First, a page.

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Shakespeare uses an extended bird metaphor throughout Act IV, scene two in Macbeth. The comparison of man to bird begins immediately as the scene opens and Lady Macduff despairs that her husband's "flight was madness" (IV.2.4).
She goes on to explain to Ross how parents should defend their children, using a wren as a metaphor and example:
From whence himself does fly? He loves us not;
He wants the natural touch for the poor wren,
The most diminuitive of birds, will fight,
Her young ones in her nest, against the owl. (IV.2.11-14)
In Lady Macduff's mind, her husband has acted against nature. She feels his abandonment keenly. Her use of the wren metaphor, however, also suggests that she identifies herself to the wren, "the most diminuitive birds," suggesting that she will not run away as her husband has.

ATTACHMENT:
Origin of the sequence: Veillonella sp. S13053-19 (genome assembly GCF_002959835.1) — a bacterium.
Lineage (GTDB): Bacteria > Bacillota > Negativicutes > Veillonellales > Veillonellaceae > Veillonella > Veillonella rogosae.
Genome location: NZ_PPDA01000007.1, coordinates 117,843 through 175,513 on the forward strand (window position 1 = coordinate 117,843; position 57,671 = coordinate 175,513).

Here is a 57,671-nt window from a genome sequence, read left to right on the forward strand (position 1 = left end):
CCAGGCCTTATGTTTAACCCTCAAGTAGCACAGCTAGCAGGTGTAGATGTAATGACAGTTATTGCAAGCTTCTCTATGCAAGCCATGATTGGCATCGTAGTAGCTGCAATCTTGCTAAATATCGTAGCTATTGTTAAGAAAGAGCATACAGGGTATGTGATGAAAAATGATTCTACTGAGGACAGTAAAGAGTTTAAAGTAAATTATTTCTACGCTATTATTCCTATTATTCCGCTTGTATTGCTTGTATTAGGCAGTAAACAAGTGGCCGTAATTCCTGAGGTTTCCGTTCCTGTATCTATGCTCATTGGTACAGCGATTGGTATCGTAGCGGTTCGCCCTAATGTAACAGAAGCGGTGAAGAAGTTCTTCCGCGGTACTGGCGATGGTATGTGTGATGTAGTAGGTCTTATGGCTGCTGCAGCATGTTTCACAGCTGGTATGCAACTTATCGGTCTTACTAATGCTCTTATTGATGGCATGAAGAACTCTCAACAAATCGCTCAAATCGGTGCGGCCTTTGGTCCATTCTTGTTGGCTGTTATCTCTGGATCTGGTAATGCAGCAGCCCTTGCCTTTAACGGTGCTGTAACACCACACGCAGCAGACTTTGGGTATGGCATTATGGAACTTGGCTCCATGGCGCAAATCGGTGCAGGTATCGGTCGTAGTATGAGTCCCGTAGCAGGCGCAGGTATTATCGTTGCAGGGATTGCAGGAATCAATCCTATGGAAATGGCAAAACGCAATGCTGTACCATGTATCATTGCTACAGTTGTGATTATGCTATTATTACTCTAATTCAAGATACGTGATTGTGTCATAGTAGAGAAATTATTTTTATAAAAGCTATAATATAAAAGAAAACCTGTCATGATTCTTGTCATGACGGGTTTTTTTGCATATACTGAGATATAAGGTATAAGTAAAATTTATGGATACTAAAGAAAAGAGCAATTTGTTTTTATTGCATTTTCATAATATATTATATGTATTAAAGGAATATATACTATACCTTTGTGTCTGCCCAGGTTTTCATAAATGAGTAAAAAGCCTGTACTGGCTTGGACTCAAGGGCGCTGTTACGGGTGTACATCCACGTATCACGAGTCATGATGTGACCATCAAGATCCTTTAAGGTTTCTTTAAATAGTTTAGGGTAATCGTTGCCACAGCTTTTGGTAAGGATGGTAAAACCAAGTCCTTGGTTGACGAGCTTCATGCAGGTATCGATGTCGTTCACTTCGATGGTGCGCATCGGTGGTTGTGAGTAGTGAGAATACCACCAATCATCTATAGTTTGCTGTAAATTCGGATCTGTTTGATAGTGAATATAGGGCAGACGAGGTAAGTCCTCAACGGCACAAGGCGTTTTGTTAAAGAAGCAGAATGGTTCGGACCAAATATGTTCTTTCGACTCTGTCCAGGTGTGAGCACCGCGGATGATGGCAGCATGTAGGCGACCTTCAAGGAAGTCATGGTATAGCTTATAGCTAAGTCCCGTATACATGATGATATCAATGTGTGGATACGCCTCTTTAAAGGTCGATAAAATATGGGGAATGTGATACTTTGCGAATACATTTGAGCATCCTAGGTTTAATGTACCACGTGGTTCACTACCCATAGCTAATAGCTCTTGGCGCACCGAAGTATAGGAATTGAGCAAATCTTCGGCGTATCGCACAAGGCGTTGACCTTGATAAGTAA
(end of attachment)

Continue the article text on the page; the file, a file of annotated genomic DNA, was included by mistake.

Shakespeare's use of the extended metaphor continues as the son enters the conversation. When his mother asks him how he will survive without his father, he responds "As birds do, Mother" (IV.2.37). This comment opens their discussion into more word-play about birds and survival.
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